WXYC (89.3FM Chapel Hill, NC USA) was the first radio station to start broadcasting on the Internet on November 7, 1994. WXYC used an FM radio connected to a system at SunSite running CU-SeeMe. WREK (91.1FM, Atlanta, GA USA) also started streaming on the same day, using their own custom software called CyberRadio1 (http://wrek.org/old/CyberRadio1/), although the stream was not advertised until a later date. KPIG also began to transmit a live, 24/7 feed, in August 1995, first using Xing Streamworks and later switching to RealAudio. Bill Goldsmith, who was KPIG's Operations Manager & morning DJ at the time, and the one responsible for starting the webcast, now operates the popular Internet station Radio Paradise.

Tuning in to a broadcast like a traditional radio is not possible on internet, so finding different broadcasts has to be done with a search-engine or a website that collects on-line radio (http://www.kabelradio.nl) broadcasts.

In 1997, Sonicwave (http://www.sonicwave.com), created by producer Edward Lyman, with licensing agreements from BMI and ASCAP, became the first legal internet-only station to broadcast live, 24/7 using RealAudio.

In 1999 a company called MyCaster released a tool that allowed anyone to Netcast in 10 minutes. The MyCaster tool was cleverly simple. It was basically a software MP3 player, similar to Winamp, that as the user listened to music it simultaneously sent a stream to the MyCaster Website. MyCaster then amplified the stream and listed it on its site for listeners to access. The free service allowed even people with little technical skill to easily go live with their own Internet radio station. Like many early Internet radio endeavors, MyCaster succumbed to the dot com bust in 2001.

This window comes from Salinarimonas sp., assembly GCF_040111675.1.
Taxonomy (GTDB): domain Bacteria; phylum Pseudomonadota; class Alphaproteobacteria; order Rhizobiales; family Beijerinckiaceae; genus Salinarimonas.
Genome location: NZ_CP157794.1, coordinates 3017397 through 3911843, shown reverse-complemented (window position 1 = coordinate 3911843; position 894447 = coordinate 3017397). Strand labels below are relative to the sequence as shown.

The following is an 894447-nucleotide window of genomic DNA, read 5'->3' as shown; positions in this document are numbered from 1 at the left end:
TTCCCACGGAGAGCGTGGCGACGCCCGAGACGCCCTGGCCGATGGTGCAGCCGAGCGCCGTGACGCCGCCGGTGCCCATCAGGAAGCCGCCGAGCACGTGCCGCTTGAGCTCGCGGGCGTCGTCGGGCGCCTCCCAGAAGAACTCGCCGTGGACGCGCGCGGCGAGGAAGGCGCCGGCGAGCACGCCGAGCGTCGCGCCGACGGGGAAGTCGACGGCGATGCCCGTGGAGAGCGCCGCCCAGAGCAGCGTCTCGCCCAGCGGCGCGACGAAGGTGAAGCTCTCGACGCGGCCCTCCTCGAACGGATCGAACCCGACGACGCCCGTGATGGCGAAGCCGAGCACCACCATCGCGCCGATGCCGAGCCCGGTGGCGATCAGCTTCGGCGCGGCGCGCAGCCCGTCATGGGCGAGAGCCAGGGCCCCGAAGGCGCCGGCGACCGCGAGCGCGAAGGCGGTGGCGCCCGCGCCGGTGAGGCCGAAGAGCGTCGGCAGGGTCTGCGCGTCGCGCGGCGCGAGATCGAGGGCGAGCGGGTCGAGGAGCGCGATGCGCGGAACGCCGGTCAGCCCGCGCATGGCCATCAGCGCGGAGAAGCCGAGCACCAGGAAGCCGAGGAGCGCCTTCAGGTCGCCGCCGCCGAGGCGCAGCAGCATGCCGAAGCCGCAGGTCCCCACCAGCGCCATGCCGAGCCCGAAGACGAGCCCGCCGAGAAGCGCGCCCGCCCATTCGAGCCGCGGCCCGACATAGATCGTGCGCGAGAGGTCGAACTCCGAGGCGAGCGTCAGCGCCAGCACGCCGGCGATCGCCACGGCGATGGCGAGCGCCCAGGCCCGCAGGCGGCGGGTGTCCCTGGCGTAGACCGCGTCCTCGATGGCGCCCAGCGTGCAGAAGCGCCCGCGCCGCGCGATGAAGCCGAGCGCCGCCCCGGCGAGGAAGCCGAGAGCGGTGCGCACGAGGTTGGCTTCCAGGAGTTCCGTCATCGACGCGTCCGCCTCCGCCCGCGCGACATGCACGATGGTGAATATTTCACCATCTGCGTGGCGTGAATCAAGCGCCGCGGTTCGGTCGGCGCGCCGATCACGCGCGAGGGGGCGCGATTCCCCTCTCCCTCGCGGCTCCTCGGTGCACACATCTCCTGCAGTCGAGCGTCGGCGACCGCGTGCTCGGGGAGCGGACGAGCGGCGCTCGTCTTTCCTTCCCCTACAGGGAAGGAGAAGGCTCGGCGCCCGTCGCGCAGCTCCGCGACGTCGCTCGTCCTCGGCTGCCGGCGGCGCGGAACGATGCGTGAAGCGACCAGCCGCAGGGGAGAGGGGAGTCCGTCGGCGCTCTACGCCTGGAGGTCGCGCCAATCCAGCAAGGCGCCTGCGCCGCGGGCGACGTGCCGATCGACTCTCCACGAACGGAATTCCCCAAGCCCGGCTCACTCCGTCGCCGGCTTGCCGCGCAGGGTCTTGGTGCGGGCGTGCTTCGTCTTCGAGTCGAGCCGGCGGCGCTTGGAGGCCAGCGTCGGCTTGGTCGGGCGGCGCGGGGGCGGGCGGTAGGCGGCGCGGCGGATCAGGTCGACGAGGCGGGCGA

A new technique for internet broadcasting via P2P technology called Peercasting will hopefully make it easier to start your own station and cut down on bandwidth costs for current broadcasters.

Mercora P2P Radio www.mercora.com

A combination of P2P and Internet radio, Mercora P2P radio is streaming only user to user in a legal format. No downloads, though some user's may use audio "hijacking" to record Internet audio signals, Mercora turns each listener into a Internet radio station if they so choose. Mercora keeps it legal by paying broadcasting royalties.

Corporate policy

Many workplaces ban employee use of web radio in order to conserve internet bandwidth. At ~1500 kbit/s, a T1 line can only handle 7.8 192 kbit/s streams, or 26 56 kbit/s streams, assuming that the T1 is completely unutilized otherwise.

See also

External links

Open source technology

  • Dynebolic GNU/Linux live CD ready for radio streaming
  • MuSE audio mixing and streaming source software
  • Streamcast (http://streamcast.sourceforge.net)
  • Shoutcast
  • Stream-db (http://stream-db.sourceforge.net)
  • phpStreamcast (http://www.adfinis.com/index.php/PhpStreamcast_Details)
  • Icecast
  • IceShare P2P IceCast protocol
  • Xiph.org (http://dir.xiph.org)
  • iRate (http://irate.sourceforge.net/) a web radio that chooses the next song based on your previous ratings for other songs
  • Broadcaster (http://www.apple.com/quicktime/products/broadcaster/) for Macs
  • Freecast (http://www.freecast.org) Java application which allows peer-to-peer stream broadcast. Makes possible a stream broadcast to a large number of listeners from a simple DSL connection
  • Peercast is a peer-to-peer broadcasting tool which allows you to broadcast without needing much upstream bandwidth.
  • Stewie Radio Automation Project (http://www.wolfteck.com/~jschind/stewie/) Set it and forget it radio automation

Free (in the sense of Libre) Speech Radios

de:Internetradio es:Radio por Internet fr:Webradio it:Radio on line nl:Webradio ja:インターネットラジオ ru:Web-радио fi:Internet-radio sv:Webbradio